Top 12 Foods to Buy Organic

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The Dirty Dozen

When is organic produce worth the added cost, and when should you save some cash and go with conventional varieties? Check out which foods you should try to buy organic to reduce your pesticide exposure by 90%, according to the Environmental Working Group.

Apples

Pick organic apples when they're at their peak, usually during the fall. You can get organic apples year-round in the supermarket. They should be firm and free of wrinkles or bruises. Store them in the fridge if you don't plan on eating them within a week; otherwise, keep them in a bowl on the countertop. Full of fiber, these fruits are a great portable snack. Carry one in your bag to ward off hunger—or serve them alongside lean pork or chicken.

Strawberries

Strawberries are the most popular berry in America, and for good reason: They're sweet, delicious and a great source of Vitamin C and fiber. Organic strawberries are in season during the summer. The ones you find in the supermarket in winter likely will be flavorless and hard—buy frozen or stock up during the summer. To lengthen the life of berries, don't wash them until ready to eat. Store in a single layer on baking sheet covered in a damp dish towel. While strawberries reign supreme in desserts, these berries are also great in a salad (mix greens with feta or goat cheese, a handful of your favorite nuts, a few chopped strawberries and toss with a balsamic vinaigrette!) and fabulous in a salsa.

Imported Grapes

Who doesn't sneak a grape or two from the display at the supermarket? Make sure you're getting organic grapes if they're from overseas, or you'll get a mouthful of chemicals in each bite! Grapes are available year-round. Wash them when you get home, then store them in the fridge for up to two weeks. Freeze clean grapes for a fat-free treat (dip them in melted chocolate to be decadent!), or eat them by the handful when you're on the go. Serve chicken or tuna salad "Veronique" style (a fancy way of saying that there are green grapes in a dish) or scatter halved grapes atop a grilled chicken breast or broiled fish fillet.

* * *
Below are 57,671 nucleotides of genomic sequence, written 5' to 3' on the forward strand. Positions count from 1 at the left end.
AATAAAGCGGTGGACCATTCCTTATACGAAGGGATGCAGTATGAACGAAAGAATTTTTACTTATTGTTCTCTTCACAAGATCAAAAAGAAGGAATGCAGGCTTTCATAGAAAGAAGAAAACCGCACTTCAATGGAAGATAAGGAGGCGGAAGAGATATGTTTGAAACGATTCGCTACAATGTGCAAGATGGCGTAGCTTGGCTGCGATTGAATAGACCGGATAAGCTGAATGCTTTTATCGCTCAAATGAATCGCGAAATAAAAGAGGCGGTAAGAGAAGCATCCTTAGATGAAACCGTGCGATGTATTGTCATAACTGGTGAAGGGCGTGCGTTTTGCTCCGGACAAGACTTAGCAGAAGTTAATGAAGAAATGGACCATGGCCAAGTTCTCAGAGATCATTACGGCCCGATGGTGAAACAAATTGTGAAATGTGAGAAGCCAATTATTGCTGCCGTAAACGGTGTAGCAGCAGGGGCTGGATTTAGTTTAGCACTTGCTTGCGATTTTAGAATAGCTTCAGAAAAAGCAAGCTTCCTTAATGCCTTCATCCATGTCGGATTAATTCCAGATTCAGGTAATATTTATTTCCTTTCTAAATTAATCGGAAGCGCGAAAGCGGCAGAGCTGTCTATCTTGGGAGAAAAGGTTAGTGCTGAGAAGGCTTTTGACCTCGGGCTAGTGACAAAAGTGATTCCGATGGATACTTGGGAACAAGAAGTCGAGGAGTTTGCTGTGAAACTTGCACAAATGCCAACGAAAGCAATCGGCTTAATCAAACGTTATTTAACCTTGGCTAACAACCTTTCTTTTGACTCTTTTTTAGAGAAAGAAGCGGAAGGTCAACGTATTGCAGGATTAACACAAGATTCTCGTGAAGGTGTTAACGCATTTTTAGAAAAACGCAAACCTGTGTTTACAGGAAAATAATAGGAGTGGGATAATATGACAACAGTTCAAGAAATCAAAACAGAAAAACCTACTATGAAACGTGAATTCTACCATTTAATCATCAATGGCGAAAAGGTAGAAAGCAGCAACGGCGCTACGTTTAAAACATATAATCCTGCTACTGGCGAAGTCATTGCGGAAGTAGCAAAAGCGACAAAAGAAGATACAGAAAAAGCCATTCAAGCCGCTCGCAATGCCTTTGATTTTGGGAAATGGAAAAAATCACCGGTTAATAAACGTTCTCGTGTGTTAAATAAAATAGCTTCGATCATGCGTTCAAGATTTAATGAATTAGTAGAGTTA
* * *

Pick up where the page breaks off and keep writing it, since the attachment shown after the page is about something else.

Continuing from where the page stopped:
Celery

Organic celery spruces up savory dishes, from Thanksgiving stuffing to vegetable soup. Celery sticks taste great stuffed with natural peanut butter or low-fat cream cheese. Chock full of fiber and available year-round, add some to your favorite salsa—or use it to scoop up a low-fat tuna or chicken salad. Keep celery refrigerated in the coldest section of the fridge, and it will last for weeks.

Peaches

When is organic produce worth the added cost, and when should you save some cash and go with conventional varieties? Check out which foods you should try to buy organic to reduce your pesticide exposure by 90%.

For peak flavor, buy organic peaches in season (during the summer). Store peaches on the counter until they're ripe, then refrigerate until ready to use. Look for taut skin, with no bruises or wrinkles. They should be firm to the touch but give a little when gently squeezed. Eat on their own, or make pies, crumbles or cobblers. Slice a ripe peach over your morning oatmeal or layer with yogurt and granola. Feeling adventurous? Chop one peach, half a white onion, a bit of jalapeno to taste and some fresh tomatoes. Season with salt, pepper and fresh cilantro or parsley for an easy salsa to top baked chips

Spinach

Looking for a great source of iron? What about potassium, calcium and beta-carotene? ALL of these nutrients can be found in spinach!

There are only so many spinach salads you can eat in a week and only so many sandwiches to add it to. Try mixing it into soups or stews. Stir it into pastas, including lasagna. Sautéed spinach is also quite delicious, especially with some olive oil and garlic. Experiment and enjoy! Enjoy those dark, leafy greens that are packed with a nutritional punch.

Peppers

Organic bell peppers are packed full of flavor and antioxidants. With red, orange, yellow, green and even purple varieties, they're a crunchy and low calorie snack. Rich in Vitamin C, chop peppers into salads, roast and toss in pasta sauce and hummus, or stuff with beans, rice, or lean ground meat. Look for firm, wrinkle-free peppers, and be sure to store them in the refrigerator.

Nectarines (Imported)

Nectarines, a close (but fuzz-free) relative of the peach, are available the same time of year—from May through September, with a peak in July and August. Choose firm, wrinkle-free fruit, then allow to ripen on the countertop. Organic nectarines are delicious on their own, or try adding them to a barbecue sauce or grilling them alongside some chicken breasts.

Cucumbers

Cucumber adds a satisfying, hydrating crunch to any dish you serve it in. It's also a great source of vitamin K and has anti-inflammatory properties. Choose smooth, firm cucumbers, and make sure they are not bruised.